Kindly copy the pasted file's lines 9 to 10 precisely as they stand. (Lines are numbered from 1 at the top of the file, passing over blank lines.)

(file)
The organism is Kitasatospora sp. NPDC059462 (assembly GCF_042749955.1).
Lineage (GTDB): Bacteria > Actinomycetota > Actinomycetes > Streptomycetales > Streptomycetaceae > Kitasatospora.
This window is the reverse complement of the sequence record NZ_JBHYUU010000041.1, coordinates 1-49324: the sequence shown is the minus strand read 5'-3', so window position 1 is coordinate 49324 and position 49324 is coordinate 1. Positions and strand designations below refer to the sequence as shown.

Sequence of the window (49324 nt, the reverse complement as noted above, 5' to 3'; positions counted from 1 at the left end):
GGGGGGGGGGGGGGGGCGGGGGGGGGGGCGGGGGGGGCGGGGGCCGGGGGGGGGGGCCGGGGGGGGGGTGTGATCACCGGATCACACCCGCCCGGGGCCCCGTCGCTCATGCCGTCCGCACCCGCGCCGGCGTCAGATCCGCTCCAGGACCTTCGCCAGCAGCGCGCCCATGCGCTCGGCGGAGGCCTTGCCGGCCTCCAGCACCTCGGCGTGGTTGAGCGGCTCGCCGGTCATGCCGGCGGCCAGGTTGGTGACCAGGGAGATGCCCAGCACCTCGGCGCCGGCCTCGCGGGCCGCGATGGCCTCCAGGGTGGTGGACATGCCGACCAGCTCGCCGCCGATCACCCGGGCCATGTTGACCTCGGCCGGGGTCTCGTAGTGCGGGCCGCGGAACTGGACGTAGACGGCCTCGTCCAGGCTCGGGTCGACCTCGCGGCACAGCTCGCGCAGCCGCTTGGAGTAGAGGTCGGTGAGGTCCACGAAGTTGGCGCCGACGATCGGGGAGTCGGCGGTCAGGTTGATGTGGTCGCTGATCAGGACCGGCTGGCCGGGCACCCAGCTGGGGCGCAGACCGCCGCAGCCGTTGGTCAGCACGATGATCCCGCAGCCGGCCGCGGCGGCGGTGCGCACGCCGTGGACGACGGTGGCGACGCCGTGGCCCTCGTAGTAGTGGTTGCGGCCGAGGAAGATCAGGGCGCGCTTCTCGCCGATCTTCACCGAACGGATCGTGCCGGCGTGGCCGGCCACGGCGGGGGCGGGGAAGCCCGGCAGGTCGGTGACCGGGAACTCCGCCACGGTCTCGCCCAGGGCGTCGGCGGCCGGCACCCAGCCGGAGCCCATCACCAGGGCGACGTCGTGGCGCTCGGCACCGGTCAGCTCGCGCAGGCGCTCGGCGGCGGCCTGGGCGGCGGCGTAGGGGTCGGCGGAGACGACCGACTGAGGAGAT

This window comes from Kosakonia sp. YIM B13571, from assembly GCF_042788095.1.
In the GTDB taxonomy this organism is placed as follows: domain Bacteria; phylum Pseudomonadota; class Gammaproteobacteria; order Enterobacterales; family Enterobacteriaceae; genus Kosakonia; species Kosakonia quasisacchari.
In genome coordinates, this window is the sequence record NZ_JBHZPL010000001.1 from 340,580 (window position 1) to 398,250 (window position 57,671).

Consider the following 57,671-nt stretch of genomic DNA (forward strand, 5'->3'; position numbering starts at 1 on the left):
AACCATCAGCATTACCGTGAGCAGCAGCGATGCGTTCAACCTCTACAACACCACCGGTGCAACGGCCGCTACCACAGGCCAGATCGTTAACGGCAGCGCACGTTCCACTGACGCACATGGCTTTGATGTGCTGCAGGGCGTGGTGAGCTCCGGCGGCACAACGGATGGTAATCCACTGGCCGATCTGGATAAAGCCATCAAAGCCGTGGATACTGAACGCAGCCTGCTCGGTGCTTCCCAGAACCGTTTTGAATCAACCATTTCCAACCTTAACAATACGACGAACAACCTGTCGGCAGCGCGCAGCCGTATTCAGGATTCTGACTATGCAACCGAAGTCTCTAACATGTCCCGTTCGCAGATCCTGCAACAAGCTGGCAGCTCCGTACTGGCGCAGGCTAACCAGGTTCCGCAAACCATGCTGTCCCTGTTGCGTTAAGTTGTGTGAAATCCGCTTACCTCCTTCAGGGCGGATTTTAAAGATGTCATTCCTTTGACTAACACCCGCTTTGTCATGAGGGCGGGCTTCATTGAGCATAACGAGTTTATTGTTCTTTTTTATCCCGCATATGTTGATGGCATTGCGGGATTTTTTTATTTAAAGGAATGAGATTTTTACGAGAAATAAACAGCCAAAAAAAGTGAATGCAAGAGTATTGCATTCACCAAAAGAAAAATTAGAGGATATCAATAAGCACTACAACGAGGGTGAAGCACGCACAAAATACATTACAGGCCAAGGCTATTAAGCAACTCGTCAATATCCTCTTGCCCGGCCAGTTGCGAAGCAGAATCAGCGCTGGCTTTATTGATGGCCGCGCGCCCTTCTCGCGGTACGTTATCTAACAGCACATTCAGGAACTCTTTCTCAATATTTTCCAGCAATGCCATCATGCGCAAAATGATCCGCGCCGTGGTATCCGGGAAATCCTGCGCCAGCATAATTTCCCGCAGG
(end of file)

Consider the following 57,671-nt stretch of genomic DNA (forward strand, 5'->3'; position numbering starts at 1 on the left):
AACCATCAGCATTACCGTGAGCAGCAGCGATGCGTTCAACCTCTACAACACCACCGGTGCAACGGCCGCTACCACAGGCCAGATCGTTAACGGCAGCGCACGTTCCACTGACGCACATGGCTTTGATGTGCTGCAGGGCGTGGTGAGCTCCGGCGGCACAACGGATGGTAATCCACTGGCCGATCTGGATAAAGCCATCAAAGCCGTGGATACTGAACGCAGCCTGCTCGGTGCTTCCCAGAACCGTTTTGAATCAACCATTTCCAACCTTAACAATACGACGAACAACCTGTCGGCAGCGCGCAGCCGTATTCAGGATTCTGACTATGCAACCGAAGTCTCTAACATGTCCCGTTCGCAGATCCTGCAACAAGCTGGCAGCTCCGTACTGGCGCAGGCTAACCAGGTTCCGCAAACCATGCTGTCCCTGTTGCGTTAAGTTGTGTGAAATCCGCTTACCTCCTTCAGGGCGGATTTTAAAGATGTCATTCCTTTGACTAACACCCGCTTTGTCATGAGGGCGGGCTTCATTGAGCATAACGAGTTTATTGTTCTTTTTTATCCCGCATATGTTGATGGCATTGCGGGATTTTTTTATTTAAAGGAATGAGATTTTTACGAGAAATAAACAGCCAAAAAAAGTGAATGCAAGAGTATTGCATTCACCAAAAGAAAAATTAGAGGATATCAATAAGCACTACAACGAGGGTGAAGCACGCACAAAATACATTACAGGCCAAGGCTATTAAGCAACTCGTCAATATCCTCTTGCCCGGCCAGTTGCGAAGCAGAATCAGCGCTGGCTTTATTGATGGCCGCGCGCCCTTCTCGCGGTACGTTATCTAACAGCACATTCAGGAACTCTTTCTCAATATTTTCCAGCAATGCCATCATGCGCAAAATGATCCGCGCCGTGGTATCCGGGAAATCCTGCGCCAGCATAATTTCCCGCAGG